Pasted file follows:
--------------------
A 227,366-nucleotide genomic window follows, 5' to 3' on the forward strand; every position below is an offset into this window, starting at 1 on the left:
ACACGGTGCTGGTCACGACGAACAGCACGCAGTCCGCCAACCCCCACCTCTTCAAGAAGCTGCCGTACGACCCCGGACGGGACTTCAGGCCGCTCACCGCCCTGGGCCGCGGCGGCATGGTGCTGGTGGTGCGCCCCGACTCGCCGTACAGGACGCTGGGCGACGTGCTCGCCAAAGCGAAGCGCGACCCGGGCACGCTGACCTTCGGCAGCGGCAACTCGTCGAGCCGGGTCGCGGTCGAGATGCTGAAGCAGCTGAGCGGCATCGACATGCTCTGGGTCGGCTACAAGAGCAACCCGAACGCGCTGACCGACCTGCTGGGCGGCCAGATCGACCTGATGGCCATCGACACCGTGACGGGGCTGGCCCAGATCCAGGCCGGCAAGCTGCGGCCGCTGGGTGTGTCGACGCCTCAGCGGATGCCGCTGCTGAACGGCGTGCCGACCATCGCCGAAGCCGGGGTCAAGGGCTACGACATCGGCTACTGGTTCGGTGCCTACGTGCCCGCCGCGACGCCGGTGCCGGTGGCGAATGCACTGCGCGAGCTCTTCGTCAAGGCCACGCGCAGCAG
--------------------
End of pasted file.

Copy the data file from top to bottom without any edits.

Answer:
A 227,366-nucleotide genomic window follows, 5' to 3' on the forward strand; every position below is an offset into this window, starting at 1 on the left:
ACACGGTGCTGGTCACGACGAACAGCACGCAGTCCGCCAACCCCCACCTCTTCAAGAAGCTGCCGTACGACCCCGGACGGGACTTCAGGCCGCTCACCGCCCTGGGCCGCGGCGGCATGGTGCTGGTGGTGCGCCCCGACTCGCCGTACAGGACGCTGGGCGACGTGCTCGCCAAAGCGAAGCGCGACCCGGGCACGCTGACCTTCGGCAGCGGCAACTCGTCGAGCCGGGTCGCGGTCGAGATGCTGAAGCAGCTGAGCGGCATCGACATGCTCTGGGTCGGCTACAAGAGCAACCCGAACGCGCTGACCGACCTGCTGGGCGGCCAGATCGACCTGATGGCCATCGACACCGTGACGGGGCTGGCCCAGATCCAGGCCGGCAAGCTGCGGCCGCTGGGTGTGTCGACGCCTCAGCGGATGCCGCTGCTGAACGGCGTGCCGACCATCGCCGAAGCCGGGGTCAAGGGCTACGACATCGGCTACTGGTTCGGTGCCTACGTGCCCGCCGCGACGCCGGTGCCGGTGGCGAATGCACTGCGCGAGCTCTTCGTCAAGGCCACGCGCAGCAG